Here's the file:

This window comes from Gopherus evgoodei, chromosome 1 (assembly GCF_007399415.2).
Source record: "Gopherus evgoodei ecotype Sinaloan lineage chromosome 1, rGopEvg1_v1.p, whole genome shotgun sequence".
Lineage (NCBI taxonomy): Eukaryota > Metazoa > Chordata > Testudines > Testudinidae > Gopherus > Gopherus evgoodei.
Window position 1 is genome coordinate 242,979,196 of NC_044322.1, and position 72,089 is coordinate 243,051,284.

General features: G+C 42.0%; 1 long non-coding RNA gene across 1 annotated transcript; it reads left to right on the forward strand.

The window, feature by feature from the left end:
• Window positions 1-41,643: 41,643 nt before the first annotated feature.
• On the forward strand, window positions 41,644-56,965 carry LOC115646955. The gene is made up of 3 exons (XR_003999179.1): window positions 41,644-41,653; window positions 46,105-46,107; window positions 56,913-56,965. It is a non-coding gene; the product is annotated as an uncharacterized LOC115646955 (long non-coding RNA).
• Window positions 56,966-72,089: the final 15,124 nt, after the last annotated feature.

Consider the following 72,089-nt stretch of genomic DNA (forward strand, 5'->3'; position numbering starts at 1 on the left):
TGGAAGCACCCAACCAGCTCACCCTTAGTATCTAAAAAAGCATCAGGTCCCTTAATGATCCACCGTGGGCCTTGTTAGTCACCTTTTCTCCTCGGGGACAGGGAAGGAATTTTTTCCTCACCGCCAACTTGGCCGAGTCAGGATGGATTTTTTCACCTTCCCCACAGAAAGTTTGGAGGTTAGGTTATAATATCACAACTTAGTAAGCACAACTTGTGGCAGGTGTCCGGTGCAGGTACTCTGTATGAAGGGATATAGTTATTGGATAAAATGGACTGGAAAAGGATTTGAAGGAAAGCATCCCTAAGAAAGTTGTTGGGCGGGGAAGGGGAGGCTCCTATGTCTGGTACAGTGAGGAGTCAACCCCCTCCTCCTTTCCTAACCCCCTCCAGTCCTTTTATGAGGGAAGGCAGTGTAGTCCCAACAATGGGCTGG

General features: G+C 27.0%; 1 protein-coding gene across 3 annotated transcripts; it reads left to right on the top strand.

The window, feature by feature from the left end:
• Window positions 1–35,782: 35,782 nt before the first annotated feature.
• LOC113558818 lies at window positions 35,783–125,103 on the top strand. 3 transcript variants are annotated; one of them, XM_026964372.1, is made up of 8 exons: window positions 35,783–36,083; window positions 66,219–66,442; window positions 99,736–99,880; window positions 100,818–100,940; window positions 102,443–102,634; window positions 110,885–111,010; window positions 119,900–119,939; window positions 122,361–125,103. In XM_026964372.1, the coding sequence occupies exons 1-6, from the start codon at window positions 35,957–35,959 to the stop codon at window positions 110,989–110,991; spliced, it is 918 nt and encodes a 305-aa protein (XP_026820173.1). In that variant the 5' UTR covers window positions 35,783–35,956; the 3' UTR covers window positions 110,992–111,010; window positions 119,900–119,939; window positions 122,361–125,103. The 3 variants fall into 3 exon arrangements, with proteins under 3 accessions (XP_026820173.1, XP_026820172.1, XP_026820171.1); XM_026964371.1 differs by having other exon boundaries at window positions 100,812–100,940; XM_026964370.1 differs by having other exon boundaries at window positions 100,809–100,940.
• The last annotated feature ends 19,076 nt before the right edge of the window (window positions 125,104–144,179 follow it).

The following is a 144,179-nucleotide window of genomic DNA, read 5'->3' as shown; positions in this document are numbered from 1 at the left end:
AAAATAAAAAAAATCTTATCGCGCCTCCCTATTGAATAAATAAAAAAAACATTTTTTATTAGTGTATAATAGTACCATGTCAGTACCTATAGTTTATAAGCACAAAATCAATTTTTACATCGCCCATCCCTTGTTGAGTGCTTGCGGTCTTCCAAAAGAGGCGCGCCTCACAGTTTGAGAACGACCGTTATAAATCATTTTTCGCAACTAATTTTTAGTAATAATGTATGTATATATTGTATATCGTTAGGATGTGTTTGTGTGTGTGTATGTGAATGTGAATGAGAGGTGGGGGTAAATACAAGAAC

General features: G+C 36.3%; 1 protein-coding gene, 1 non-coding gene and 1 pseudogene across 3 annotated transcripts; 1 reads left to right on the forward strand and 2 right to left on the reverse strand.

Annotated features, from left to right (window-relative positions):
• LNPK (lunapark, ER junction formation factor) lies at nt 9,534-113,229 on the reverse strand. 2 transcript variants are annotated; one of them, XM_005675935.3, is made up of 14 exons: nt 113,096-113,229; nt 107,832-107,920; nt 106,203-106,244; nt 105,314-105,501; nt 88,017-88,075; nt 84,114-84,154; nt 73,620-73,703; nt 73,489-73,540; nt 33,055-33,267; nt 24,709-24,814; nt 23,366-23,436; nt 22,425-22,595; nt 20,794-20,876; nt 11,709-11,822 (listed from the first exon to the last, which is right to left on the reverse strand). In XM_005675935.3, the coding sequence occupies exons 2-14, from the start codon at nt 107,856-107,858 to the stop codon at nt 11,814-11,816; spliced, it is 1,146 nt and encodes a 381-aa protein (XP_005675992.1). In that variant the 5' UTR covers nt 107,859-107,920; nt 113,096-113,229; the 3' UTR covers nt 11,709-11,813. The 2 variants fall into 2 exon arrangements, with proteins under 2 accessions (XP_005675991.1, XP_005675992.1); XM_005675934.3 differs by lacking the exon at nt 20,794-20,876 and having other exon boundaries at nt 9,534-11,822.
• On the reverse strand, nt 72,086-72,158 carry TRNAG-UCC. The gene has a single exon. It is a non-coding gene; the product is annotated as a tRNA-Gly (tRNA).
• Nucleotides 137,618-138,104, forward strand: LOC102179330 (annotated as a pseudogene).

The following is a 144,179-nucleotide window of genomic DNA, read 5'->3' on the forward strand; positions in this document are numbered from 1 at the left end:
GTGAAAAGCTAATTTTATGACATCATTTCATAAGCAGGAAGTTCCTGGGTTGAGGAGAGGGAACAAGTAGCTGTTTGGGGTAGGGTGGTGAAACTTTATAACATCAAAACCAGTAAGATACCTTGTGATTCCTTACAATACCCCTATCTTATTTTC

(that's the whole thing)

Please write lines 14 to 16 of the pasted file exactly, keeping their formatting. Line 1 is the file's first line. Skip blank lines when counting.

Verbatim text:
• Window positions 1–35,782: 35,782 nt before the first annotated feature.
• LOC113558818 lies at window positions 35,783–125,103 on the top strand. 3 transcript variants are annotated; one of them, XM_026964372.1, is made up of 8 exons: window positions 35,783–36,083; window positions 66,219–66,442; window positions 99,736–99,880; window positions 100,818–100,940; window positions 102,443–102,634; window positions 110,885–111,010; window positions 119,900–119,939; window positions 122,361–125,103. In XM_026964372.1, the coding sequence occupies exons 1-6, from the start codon at window positions 35,957–35,959 to the stop codon at window positions 110,989–110,991; spliced, it is 918 nt and encodes a 305-aa protein (XP_026820173.1). In that variant the 5' UTR covers window positions 35,783–35,956; the 3' UTR covers window positions 110,992–111,010; window positions 119,900–119,939; window positions 122,361–125,103. The 3 variants fall into 3 exon arrangements, with proteins under 3 accessions (XP_026820173.1, XP_026820172.1, XP_026820171.1); XM_026964371.1 differs by having other exon boundaries at window positions 100,812–100,940; XM_026964370.1 differs by having other exon boundaries at window positions 100,809–100,940.
• The last annotated feature ends 19,076 nt before the right edge of the window (window positions 125,104–144,179 follow it).